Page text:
In his role as a board member, he has assisted in the development of major ACLUFL litigation conducted by ACLUFL staff attorneys. This litigation within the past year has produced judgments prohibiting Florida from enforcing a statute requiring applicants for public assistance to undergo mandatory, suspicionless drug testing; prohibiting Rick Scott, Florida’s governor, from requiring state employees to undergo mandatory, suspicionless drug testing; and requiring Florida to offer expanded early voting in the 2012 election.

Masinter believes that his work through the ACLUFL has made an impact on the community because thousands of Florida families who need temporary cash assistance will be able to get help without submitting to suspicionless drug testing. Additionally, many Floridians were able to vote because of expanded early voting hours during the 2012 election. Masinter feels that by “volunteering for the ACLUFL, it fulfills my sense of duty to defend the Bill of Rights for those who most need its protection.”

Chad Moulder, Todd Hauser, and Karen Rose, Law Library and Technology Center staff members, founded a nonprofit organization dedicated to providing material support for public school educators to offset out-of-pocket expenses associated with teaching.

For many years, Moulder has been collecting school supplies and gift cards for public school teachers. Moulder states that, “if we are to rely on teachers to inspire and educate children, then we should really try, in any way we can, to help them do that.” Through his efforts, and with some help from his friends, last year he was able to collect enough materials and money to completely supply three entire classrooms (64 students) in a Title I girl’s school for low-income students. This outpouring of generosity spurred Moulder to do more.

Moulder approached his NSU Law Center colleagues, Rose and Hauser, and asked them to help him research ways in which assistance to public school educators could be provided. During the research phase, they found that the average public school teacher will spend approximately $1,000 out of pocket on items they need just to teach their class, and that public school teachers have a 46 percent washout rate within their first five years of teaching. The number one reason given for people exiting the profession was that classrooms were underfunded and there was a general lack of basic supplies.

Together, the trio founded the Abecedary Fund in January 2013. Their goal is that, with enough funding, educators would be able to realize their teaching goals without having to worry about taking on additional jobs. Currently, their fund-raising focus has been to attract young and socially active people into helping the cause with innovative fund-raising events like film festivals.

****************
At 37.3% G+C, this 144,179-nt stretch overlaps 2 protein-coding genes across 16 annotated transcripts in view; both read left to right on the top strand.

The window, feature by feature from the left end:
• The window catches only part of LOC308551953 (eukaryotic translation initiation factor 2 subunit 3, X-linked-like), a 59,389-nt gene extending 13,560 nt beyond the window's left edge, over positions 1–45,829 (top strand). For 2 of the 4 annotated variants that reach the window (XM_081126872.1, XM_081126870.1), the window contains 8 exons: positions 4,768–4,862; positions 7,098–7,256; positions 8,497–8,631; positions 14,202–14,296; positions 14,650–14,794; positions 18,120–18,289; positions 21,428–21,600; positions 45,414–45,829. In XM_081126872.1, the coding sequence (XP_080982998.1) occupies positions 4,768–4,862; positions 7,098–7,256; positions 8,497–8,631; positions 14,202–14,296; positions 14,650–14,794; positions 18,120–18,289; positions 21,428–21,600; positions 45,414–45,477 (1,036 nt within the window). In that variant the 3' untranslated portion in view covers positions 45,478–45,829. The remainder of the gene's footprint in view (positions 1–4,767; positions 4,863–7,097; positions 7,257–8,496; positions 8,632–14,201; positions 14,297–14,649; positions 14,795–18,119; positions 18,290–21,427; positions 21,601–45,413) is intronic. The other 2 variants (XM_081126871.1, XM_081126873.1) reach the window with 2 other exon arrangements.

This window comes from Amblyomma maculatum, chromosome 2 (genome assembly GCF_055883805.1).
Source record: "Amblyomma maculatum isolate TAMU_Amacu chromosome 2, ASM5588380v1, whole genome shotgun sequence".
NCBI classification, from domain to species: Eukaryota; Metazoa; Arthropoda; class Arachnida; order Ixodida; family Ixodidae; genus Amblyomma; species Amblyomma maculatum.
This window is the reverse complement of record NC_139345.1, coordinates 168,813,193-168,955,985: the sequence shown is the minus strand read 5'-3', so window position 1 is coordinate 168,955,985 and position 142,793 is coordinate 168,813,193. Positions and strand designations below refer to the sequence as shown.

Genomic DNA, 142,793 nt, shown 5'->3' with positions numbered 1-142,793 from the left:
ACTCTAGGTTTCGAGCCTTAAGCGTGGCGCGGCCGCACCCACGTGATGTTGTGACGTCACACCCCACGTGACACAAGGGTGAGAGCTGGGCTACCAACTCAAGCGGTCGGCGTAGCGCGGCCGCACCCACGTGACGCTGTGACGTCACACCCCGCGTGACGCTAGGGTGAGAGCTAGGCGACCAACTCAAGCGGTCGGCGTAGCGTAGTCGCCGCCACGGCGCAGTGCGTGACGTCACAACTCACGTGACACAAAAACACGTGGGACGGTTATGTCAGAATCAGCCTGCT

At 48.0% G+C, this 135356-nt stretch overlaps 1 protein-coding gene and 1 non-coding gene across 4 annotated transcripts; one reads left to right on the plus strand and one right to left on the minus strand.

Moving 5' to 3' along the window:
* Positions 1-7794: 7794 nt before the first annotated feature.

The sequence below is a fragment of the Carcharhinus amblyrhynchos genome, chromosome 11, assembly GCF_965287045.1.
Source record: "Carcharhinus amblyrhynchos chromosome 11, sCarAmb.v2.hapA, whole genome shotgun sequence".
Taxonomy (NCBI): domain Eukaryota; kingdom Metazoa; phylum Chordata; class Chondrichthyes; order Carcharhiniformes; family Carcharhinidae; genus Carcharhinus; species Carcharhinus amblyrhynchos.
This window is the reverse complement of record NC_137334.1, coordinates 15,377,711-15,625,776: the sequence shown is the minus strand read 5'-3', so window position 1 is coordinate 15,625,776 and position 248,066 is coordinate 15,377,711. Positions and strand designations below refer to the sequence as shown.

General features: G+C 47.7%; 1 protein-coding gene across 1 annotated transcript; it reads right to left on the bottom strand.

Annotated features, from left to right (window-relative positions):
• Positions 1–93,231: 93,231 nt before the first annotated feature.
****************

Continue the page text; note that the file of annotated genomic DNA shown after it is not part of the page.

Jennifer Jarema, director of communications, publications, and special events at the NSU Law Center, has been a board member for the Miami/Fort Lauderdale affiliate of Susan G. Komen since 2009. During the past four years, Jarema, along with her fellow board members, has helped raise more than $12 million through such events as the annual Race for the Cure in downtown Miami.

The money raised has provided funding to more than 35 nonprofit organizations, public health agencies, and community groups in South Florida (Broward, Miami-Dade, and Monroe counties) dedicated to furthering the Komen mission to save lives and end breast cancer. Through these organizations, the money is used for projects that benefit a diverse group of individuals within the community including uninsured and underinsured, high-risk, LGBT, minorities, and low income individuals. Although all of the programs vary, each of the group’s missions is clear - to increase breast cancer awareness through education and to provide the community with access to the resources needed to help save lives.

Jarema’s motivation to get involved in this organization came from an unforgettable personal experience. Only four years old at the time, Jarema witnessed her grandmother’s battle with
the disease that ultimately took her life. As the youngest member of the board of directors at the affiliate, Jarema feels it is her mission to educate and spread awareness to young women and men about knowing the risk factors, the importance of early detection and self-exams, and the steps one can take for overall breast health.

According to the National Cancer Institute, based on current breast cancer incidence rates, experts estimate that about one out of every eight women born today will be diagnosed with
breast cancer at some time during her life. Jarema states that “having seen firsthand the battles that have been fought and lost with breast cancer, it was important to me to volunteer with this organization as a way to honor my grandmother, as well as all the women, men, and families that have been affected by this disease. It is extremely fulfilling to help so many and turn a
tragedy into an opportunity to make a difference in people’s lives.”